1. Get the SSO DB instance name, user and password

cat /usr/lib/vmware-sso/webapps/lookupservice/WEB-INF/classes/config.properties

db.type=postgres
db.url=jdbc:postgresql://localhost:5432/ssodb
db.user=ssod
db.pass=rTjsz9PRPLOFswBkJTCNAAVp
`

  1. Connect to the DB with the password retrieved from the previous step (db.pass=…)

/opt/vmware/vpostgres/1.0/bin/psql ssodb -U ssod

Retrieve the STS issuer:

ssodb=> select issuer from ims_sts_config;

If the issuer is really incorrect update it with following command:

ssodb=> update ims_sts_config SET issuer='https://FQDN:7444/STS'

Note: I need to credit William Lam for helping me where to find the SSO DB password.

Memory Overhead in vCloud Director

This little known fact came up already twice recently so I will write just a short post about it.

In the past when you created allocation pool Organization Virtual Datacenter (Org VDC) and allocated to it for example 20 GB RAM it actually did not allow you to deploy VMs with total memory sum of 20 GB due to virtualization memory overhead being charged against the allocation as well. This behavior forced service providers to add additional 5%-15% to the memory Org VDC allocation. This was also very confusing for the end users who were complaining why their VM cannot power on.

With the elastic allocation pool VDC changes which came with vCloud Director 5.1 it is no longer an issue. The reason is that in the non-elastic VDC it is vSphere (and Org VDC resource pool object with a limit set) who does the admission control – i.e. how many VMs can be deployed into it. In the elastic VDC it is actually vCloud Director who is responsible for the decision if a VM can be deployed into particular VDC.

Allocation Pool Elasticity

So to sum it up: if you use elastic allocation pool the tenant can use it up to the last MB. The virtualization VM memory overhead is charged to the provider who must take it into account when doing capacity management.

Datastore Cluster Issue in vCloud Director 5.5.1

Just found out there is a known issue with removing datastores in and out of datastore clusters. In vCloud Director 5.1 this was working fine. vCloud Director refers to storage via storage policies (formerly profiles) so you could on-the fly change the datastore cluster structure (as long as all datastore inside had the same storage policy).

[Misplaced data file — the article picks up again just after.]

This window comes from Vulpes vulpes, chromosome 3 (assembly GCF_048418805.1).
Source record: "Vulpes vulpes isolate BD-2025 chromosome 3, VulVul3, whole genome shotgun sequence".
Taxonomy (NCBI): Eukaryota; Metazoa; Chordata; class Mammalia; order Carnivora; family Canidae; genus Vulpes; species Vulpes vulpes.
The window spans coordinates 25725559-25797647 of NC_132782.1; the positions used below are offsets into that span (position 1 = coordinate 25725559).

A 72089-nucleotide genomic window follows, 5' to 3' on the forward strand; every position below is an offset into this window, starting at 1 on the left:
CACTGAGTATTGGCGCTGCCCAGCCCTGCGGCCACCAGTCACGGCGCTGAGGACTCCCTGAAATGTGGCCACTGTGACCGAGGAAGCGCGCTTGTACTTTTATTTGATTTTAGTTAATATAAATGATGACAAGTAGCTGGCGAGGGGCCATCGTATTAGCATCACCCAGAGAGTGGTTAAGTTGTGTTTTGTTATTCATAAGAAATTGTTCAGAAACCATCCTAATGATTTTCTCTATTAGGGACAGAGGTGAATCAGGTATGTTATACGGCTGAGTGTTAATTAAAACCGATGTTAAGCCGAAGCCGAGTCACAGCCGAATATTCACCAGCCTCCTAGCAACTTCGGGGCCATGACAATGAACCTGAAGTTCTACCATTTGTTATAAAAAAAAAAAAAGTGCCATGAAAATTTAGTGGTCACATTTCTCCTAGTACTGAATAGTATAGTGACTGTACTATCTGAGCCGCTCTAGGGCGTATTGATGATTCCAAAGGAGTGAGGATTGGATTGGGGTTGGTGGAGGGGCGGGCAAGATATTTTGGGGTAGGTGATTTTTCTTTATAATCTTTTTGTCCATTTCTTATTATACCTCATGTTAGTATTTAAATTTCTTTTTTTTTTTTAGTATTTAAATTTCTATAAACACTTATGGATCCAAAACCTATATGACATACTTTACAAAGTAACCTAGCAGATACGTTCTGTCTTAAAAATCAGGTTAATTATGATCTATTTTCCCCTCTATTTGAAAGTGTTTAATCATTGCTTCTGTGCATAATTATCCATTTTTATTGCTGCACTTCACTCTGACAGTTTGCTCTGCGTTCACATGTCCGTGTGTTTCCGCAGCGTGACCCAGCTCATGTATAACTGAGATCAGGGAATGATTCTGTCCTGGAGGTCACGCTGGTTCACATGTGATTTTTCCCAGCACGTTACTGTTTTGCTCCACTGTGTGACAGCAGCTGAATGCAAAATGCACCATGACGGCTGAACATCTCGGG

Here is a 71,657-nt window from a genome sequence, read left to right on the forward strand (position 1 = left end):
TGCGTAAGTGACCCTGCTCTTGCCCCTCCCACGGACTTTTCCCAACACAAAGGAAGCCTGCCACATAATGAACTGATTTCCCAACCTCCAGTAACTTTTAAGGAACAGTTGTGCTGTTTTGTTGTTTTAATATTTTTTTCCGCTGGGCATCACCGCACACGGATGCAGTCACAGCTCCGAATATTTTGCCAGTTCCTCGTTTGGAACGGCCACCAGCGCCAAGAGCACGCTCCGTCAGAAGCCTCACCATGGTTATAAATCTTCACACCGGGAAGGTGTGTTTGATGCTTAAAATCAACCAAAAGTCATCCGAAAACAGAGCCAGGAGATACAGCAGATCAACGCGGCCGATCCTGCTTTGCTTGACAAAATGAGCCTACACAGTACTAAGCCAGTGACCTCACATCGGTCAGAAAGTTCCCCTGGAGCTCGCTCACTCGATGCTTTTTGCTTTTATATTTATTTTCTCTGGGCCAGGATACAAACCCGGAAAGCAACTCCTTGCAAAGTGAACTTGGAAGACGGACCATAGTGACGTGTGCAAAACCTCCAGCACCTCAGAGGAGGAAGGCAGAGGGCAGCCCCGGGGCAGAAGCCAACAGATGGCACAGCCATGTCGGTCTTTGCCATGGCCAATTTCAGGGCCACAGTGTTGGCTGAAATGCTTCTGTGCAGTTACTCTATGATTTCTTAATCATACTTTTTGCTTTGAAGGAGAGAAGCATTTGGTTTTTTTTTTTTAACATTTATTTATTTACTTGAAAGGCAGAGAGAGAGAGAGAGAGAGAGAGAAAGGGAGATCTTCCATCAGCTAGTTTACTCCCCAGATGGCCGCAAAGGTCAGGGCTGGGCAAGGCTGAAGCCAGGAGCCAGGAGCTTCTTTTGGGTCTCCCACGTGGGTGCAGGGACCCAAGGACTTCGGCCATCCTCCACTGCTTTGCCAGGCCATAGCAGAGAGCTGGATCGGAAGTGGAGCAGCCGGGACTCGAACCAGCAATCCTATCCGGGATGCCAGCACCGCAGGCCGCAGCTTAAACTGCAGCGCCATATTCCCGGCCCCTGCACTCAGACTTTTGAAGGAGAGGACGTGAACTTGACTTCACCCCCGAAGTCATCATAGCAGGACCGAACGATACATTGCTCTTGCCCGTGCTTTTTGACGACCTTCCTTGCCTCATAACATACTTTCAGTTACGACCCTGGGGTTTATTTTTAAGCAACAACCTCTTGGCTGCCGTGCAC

However in vCloud Director 5.5.1 if you move a datastore in or out of a datastore cluster, vCloud Director will loose it. The fix is described in KB 2075366 and involves clean up of vCloud Director database inventory data.

VXLAN as an External vCloud Director Network

I was asked by a customer how to use a VXLAN network as an external network in vCloud Director. I thought there was already written blog article about it bud did not find any. So writing the answer here will benefit hopefully others as well.

Why?

First questions would be why would you do it? Aren’t vCloud Director external networks supposed to be the way to connect internal vCloud networks (usually VXLAN based) to the external world via VLAN based networks through a Edge Gateway device? Yes, but there are a few use cases for use of VXLAN network as an external network.

  • Usage of different virtual edge router other than vShield Edge that supports needed features (IPv6, dynamic routing protocols). In picture below you see virtual Fortigate router in place of vShield Edge. The router is deployed manually and its internal interface is connected to a VXLAN network (again created manually) which acts as external network that is directly connected to OrgVDC network. This helps saving VLANs which are usually scarce resource in service provider environment.
    Virtual Router
  • Service network spanning multiple pods crossing L3 boundaries. Each pod (cluster) has its own L2 networking so VLAN cannot span all clusters. However VXLAN can. So service network (for example syslog or monitoring network) can be used by any VM in any rack. See this article how to secure such network in multitenant environment.
    Service Network

How?

Although you can easily manually create a VXLAN network directly in vShield Manager (or in vSphere Web Client if you use NSX) you will not see the VXLAN portgroup in vCloud Director GUI.

Service Network

External Networks 1

The fix is simple. vCloud Director is filtering out all portgroups that start with ‘vxw’ string. Rename the portgroup in vCenter Server (remove the string) and you will be able to select the portgroup as an External Network.

External Networks 2